What's in an 'S'?

'Irish music' in The Cambridge Companion to Modern Irish Culture.

The singularity of the title of Lillis Ó Laoire’s contribution to The Cambridge Companion to Modern Ireland succinctly and pointedly epitomises one of the most challenging aspects of writing about music in Ireland today.1

‘Irish Music’ is understood by many as a shorthand for ‘Irish traditional music’. Certainly, in the vernacular, this is a common assumption to make, and given the huge popularity and presence of traditional music in Ireland and beyond, as well as its invariable alignment with issues of identity and nationhood, one might be forgiven for truncating ‘Irish traditional music’ to ‘Irish music’. But, of course, therein lies the crux.

In a volume of such proposed intellectual weight, to read ‘Irish music’ as essentially ‘Irish traditional music’ is to do a huge injustice to the many musics that have and continue to flourish (or indeed flounder) on this island – not just in terms of what it means to those who make music but also how such musics offer another valuable perspective on what it means to be ‘Irish’. For some, then, this chapter will be remembered for what is absent as much as for what is present here.

Aside from a few brief references, the bulk of Ó Laoire’s representation of ‘Irish Music’ is genre specific (collections of traditional tunes) and era specific (late eighteenth/nineteenth centuries). The responsibility for such a narrow focus is perhaps less the author’s than it is the editors’ for, in the end, the author is writing in his area of expertise and there is no doubt that Ó Laoire is an expert in the field of Irish traditional music, particularly sean-nós singing. Ó Laoire’s remit seems clearly signalled in the preface by the editors:

The country’s traditional airs, sean-nós singing, ballad treasures and folk-music revivals have exerted influence across the globe either in their own right or as stimulus to other musical cultures… in contemporary times Ireland’s accomplishments in popular music especially have won a global audience that will compare in reach with that which its writers have already achieved. (p. xiv)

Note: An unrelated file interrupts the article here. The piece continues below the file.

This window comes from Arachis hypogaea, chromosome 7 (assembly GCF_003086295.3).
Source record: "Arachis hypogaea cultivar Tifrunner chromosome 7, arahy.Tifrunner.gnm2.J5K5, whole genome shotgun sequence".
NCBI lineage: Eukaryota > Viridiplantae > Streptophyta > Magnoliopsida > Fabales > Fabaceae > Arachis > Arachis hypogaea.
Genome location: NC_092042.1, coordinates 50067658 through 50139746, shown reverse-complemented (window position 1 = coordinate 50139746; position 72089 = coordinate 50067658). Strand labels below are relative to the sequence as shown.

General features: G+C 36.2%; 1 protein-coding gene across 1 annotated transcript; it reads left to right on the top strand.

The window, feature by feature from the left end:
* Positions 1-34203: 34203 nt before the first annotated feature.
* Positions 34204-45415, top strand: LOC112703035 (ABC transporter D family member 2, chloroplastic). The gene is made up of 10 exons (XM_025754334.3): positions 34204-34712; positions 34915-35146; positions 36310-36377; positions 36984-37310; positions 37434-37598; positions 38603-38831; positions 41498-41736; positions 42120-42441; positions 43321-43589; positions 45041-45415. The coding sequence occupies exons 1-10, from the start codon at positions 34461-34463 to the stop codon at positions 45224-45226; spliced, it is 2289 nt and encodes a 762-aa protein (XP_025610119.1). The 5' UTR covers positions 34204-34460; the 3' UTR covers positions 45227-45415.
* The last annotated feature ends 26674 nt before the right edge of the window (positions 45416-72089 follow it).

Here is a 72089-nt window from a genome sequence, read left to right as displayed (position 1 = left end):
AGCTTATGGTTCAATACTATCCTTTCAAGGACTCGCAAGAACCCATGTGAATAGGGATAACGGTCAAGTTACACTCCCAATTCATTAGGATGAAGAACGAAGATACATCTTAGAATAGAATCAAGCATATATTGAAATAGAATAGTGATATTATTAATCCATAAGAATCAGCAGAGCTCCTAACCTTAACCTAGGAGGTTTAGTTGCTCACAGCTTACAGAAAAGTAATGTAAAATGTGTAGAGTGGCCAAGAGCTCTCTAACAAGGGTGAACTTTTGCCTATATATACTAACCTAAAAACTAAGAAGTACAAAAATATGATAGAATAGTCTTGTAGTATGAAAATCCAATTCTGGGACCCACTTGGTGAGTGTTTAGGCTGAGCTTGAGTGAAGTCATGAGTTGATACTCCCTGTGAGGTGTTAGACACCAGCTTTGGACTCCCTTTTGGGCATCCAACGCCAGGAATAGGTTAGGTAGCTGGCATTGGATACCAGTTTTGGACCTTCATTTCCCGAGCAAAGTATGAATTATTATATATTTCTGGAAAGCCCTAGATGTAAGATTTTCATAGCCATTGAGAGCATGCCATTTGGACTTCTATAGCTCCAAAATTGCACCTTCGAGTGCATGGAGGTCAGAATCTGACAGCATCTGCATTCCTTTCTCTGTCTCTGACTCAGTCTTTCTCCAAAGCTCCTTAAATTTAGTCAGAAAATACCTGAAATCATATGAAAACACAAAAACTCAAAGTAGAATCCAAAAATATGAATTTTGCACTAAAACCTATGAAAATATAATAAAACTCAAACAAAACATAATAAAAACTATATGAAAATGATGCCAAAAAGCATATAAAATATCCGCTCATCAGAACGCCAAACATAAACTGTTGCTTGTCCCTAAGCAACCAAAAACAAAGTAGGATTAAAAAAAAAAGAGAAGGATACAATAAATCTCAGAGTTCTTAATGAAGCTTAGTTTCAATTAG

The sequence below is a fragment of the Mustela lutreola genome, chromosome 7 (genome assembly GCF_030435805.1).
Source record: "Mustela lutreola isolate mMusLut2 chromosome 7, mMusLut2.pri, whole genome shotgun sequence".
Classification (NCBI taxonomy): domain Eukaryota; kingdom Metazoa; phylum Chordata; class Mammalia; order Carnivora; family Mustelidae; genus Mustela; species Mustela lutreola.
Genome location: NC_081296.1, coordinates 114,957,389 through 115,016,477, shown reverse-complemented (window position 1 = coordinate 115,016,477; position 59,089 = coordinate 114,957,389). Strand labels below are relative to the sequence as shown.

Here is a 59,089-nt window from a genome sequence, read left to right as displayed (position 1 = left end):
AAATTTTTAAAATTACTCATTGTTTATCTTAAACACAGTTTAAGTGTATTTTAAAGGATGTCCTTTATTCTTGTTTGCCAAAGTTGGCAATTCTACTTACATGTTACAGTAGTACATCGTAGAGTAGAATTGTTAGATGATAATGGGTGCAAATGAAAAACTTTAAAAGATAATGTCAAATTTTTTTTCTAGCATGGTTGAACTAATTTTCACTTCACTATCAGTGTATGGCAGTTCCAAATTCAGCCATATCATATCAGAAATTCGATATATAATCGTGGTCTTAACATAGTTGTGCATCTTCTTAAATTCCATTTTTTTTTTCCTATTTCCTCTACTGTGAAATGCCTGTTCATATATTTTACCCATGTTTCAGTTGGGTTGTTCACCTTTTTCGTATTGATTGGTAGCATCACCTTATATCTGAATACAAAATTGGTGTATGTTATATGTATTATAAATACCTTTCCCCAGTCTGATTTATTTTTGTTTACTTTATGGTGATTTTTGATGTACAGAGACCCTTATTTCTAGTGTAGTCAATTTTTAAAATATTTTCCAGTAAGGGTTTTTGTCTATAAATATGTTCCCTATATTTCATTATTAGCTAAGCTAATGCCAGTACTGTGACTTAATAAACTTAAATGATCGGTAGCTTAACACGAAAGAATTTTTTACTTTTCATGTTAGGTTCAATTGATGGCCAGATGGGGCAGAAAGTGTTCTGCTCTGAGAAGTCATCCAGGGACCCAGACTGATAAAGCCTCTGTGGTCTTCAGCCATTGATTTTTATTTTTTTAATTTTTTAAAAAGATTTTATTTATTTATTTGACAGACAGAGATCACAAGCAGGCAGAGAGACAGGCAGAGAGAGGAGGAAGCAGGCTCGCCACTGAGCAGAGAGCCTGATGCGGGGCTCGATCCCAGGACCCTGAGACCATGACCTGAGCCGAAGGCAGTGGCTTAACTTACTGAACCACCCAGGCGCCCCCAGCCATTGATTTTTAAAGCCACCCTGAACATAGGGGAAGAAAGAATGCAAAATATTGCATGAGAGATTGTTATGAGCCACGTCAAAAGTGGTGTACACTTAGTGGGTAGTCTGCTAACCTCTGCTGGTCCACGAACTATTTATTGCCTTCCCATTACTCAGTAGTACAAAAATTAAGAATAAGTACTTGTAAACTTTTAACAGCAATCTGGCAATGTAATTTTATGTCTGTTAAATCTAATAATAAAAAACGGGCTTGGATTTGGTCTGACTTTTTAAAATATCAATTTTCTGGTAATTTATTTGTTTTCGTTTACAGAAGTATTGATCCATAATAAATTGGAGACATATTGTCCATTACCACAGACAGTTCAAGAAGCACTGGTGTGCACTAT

One wonders if in this Cambridge Companion the editors have fallen into the trap of representing music in Ireland in terms of its apparent (outside) success and appeal as opposed to presenting the rich and diverse forms of music practiced on this island in the last two hundred years or more, by honing in on those cultural artefacts and practices that seemingly most separate us from our colonial masters and most mark us as successful and hence truly modern?

If at best a kind of apologia and at worst a clumsy justification for placing Irish traditional music at the ‘centre’ (while in fact it is really the only music focused upon), the editors point out that ‘classical music traditions weigh lightly compared to those of other Western European nationalities’ (p. xiv). The only ‘Irish’ composer in the ‘classical’ vein to be featured at any length is Seán Ó Riada, but even here it is in rather specifically nationalistic terms.[2] This is not the only musical absence to be tacitly sanctioned. Irish country n’ western, arguably Ireland’s true vernacular music, is briefly acknowledged in just one sentence (p. 281). Popular music is treated in a cursory fashion, jazz hardly gets a mention, and the example of a musically heteroglossic island (p. 281) only manages to configure an Irish music world in terms of a traditional core.[3]

To be fair to the author and the spirit of the book, however, it is true that Irish traditional music has been intrinsically linked to, and even configuring of, Ireland’s search for its own brand of modernity, as so cogently outlined in the introductory essay of the volume by Joe Cleary. Ó Laoire delineates his terms of engagement with the topic of Irish music and modernity noting from the outset that ‘this chapter shows how an outline of the changing political climate is crucial for an understanding of the emergence of a canon of “Irish music” as a distinct category’ (p. 267). In this way, Ó Laoire is making it clear that politics and music are powerfully aligned in modern Ireland, a move that invariably and unsurprisingly places the struggle for nationhood at the centre of this discussion and in turn places music in relation to it.[4] However, Ó Laoire never seems to expose the crucial role of historiography in this enterprise and how the writing of a history of Irish music is, in itself, politically influenced and influential. In other words, in this chapter, Ó Laoire reinscribes a history of Irish music that not only places traditional music at the centre but also is unquestioning of that very gesture.